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Does talc powder cause cancer?

On Behalf of | Feb 24, 2016 | Insurance Defense

A recent lawsuit against Johnson & Johnson ended with a $72 million verdict in favor of a family who claimed that their loved one contracted ovarian cancer because of her continued use of talc powder over the years. Though some applaud the verdict, it does raise an important question that could affect other hygiene-product manufacturers in the future: Does talc power cause cancer?

In order to answer this question, we must first look at the history of talc powder and see where it is today. Then we will leave our readers with another question to consider: If J&J faced litigation because of its talc products, are other hygiene-product companies at risk of litigation down the road?

Let’s take a look.

Talc is a mineral that is primarily made up of silicon, magnesium and oxygen. It is used in a variety of products as a way of cutting down on friction between two surfaces. Unfortunately, prior to the 1970s, talc powder also contained asbestos in many cases, which is known to cause cancer if inhaled. Knowing the danger, manufacturers stopped using talc that could potentially contain harmful asbestos in exchange for a safer component: corn starch.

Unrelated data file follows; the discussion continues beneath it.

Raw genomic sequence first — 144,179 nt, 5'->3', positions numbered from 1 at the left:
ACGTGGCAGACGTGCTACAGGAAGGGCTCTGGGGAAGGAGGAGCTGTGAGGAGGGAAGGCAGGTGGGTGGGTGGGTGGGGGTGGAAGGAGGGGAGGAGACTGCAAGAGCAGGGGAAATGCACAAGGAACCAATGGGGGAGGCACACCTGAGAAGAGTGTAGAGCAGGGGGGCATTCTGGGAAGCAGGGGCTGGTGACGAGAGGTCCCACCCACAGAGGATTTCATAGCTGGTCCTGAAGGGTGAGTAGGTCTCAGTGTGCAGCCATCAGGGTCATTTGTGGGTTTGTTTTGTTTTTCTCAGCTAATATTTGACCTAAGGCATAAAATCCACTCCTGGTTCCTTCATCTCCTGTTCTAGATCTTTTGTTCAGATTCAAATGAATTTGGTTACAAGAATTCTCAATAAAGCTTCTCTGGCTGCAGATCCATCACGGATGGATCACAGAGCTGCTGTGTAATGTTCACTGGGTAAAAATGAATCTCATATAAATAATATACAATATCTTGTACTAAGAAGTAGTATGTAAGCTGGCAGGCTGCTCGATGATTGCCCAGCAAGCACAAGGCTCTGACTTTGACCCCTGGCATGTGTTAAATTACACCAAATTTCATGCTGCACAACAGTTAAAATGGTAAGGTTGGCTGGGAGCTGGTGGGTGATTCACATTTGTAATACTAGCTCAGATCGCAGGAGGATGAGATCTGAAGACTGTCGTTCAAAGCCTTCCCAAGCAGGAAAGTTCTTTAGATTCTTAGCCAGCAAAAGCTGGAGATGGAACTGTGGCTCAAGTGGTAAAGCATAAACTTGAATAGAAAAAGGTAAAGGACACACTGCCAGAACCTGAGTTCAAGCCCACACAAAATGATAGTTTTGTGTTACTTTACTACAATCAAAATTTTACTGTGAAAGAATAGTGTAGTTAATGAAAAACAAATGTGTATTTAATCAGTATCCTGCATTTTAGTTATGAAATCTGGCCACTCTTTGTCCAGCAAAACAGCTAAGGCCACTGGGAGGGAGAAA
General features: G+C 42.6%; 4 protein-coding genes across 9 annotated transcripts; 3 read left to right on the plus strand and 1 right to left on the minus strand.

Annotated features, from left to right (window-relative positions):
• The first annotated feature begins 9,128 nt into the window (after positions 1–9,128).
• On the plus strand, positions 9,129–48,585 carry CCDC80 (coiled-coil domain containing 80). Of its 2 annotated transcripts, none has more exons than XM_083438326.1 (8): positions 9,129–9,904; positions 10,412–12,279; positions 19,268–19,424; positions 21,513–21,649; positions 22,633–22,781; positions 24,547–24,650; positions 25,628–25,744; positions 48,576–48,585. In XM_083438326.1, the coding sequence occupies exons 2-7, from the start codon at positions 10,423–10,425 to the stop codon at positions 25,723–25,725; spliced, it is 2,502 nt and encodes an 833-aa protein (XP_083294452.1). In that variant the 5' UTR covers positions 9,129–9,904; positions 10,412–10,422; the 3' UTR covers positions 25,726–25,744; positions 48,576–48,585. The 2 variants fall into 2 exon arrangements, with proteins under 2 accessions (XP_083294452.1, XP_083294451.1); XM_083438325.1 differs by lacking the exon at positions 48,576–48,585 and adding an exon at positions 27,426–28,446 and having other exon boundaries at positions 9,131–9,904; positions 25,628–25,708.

The crux of the recently decided on case as well as the 1,200 cases still pending against J&J is whether the company’s talc-containing products still pose a risk and whether or not the company has failed to properly warn customers. Though J&J uses asbestos-free talc in its products now, the International Agency for Research on Cancer suggests that even today’s talc, if used in genital areas, could be potentially carcinogenic.

As our rhetorical question suggests, the pending liability lawsuits against J&J suggest that there is a perceived danger regarding the use of products containing talc. If this is the case, then other companies could suffer the same fate as J&J, meaning they too could face serious litigation because of current concerns.

Sources: Insurance Journal, “J&J Must Pay $72M Over Powder Tied to Woman’s Cancer,” Tim Bross and Jef Feeley, Feb. 23, 2016

The Telegraph, “Can talcum powder really cause cancer?” Radhika Sanghani, Feb. 24, 2016